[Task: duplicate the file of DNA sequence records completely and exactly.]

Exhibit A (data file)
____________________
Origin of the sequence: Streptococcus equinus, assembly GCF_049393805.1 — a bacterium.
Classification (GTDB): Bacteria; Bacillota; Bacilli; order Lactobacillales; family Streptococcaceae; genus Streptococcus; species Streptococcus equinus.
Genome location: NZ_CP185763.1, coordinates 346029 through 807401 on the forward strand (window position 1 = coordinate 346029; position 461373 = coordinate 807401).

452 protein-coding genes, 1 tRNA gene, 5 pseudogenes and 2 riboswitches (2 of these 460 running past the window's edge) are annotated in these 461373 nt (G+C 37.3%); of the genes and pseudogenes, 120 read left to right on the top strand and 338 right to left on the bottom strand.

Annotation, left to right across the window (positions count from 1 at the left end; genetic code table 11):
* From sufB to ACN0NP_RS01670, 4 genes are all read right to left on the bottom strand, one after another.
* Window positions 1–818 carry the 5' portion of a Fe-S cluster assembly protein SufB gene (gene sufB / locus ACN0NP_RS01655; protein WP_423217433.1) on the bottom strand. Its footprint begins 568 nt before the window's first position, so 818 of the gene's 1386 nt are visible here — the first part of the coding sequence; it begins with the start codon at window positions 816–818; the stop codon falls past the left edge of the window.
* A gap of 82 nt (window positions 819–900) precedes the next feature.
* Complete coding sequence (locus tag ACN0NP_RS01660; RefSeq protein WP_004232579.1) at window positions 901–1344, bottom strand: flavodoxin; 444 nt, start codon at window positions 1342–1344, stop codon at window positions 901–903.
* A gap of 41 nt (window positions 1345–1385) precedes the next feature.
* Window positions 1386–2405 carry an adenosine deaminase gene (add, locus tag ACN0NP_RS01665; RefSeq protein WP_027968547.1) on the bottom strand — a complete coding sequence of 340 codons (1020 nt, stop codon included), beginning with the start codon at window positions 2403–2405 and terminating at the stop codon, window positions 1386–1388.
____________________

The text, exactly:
Origin of the sequence: Streptococcus equinus, assembly GCF_049393805.1 — a bacterium.
Classification (GTDB): Bacteria; Bacillota; Bacilli; order Lactobacillales; family Streptococcaceae; genus Streptococcus; species Streptococcus equinus.
Genome location: NZ_CP185763.1, coordinates 346029 through 807401 on the forward strand (window position 1 = coordinate 346029; position 461373 = coordinate 807401).

452 protein-coding genes, 1 tRNA gene, 5 pseudogenes and 2 riboswitches (2 of these 460 running past the window's edge) are annotated in these 461373 nt (G+C 37.3%); of the genes and pseudogenes, 120 read left to right on the top strand and 338 right to left on the bottom strand.

Annotation, left to right across the window (positions count from 1 at the left end; genetic code table 11):
* From sufB to ACN0NP_RS01670, 4 genes are all read right to left on the bottom strand, one after another.
* Window positions 1–818 carry the 5' portion of a Fe-S cluster assembly protein SufB gene (gene sufB / locus ACN0NP_RS01655; protein WP_423217433.1) on the bottom strand. Its footprint begins 568 nt before the window's first position, so 818 of the gene's 1386 nt are visible here — the first part of the coding sequence; it begins with the start codon at window positions 816–818; the stop codon falls past the left edge of the window.
* A gap of 82 nt (window positions 819–900) precedes the next feature.
* Complete coding sequence (locus tag ACN0NP_RS01660; RefSeq protein WP_004232579.1) at window positions 901–1344, bottom strand: flavodoxin; 444 nt, start codon at window positions 1342–1344, stop codon at window positions 901–903.
* A gap of 41 nt (window positions 1345–1385) precedes the next feature.
* Window positions 1386–2405 carry an adenosine deaminase gene (add, locus tag ACN0NP_RS01665; RefSeq protein WP_027968547.1) on the bottom strand — a complete coding sequence of 340 codons (1020 nt, stop codon included), beginning with the start codon at window positions 2403–2405 and terminating at the stop codon, window positions 1386–1388.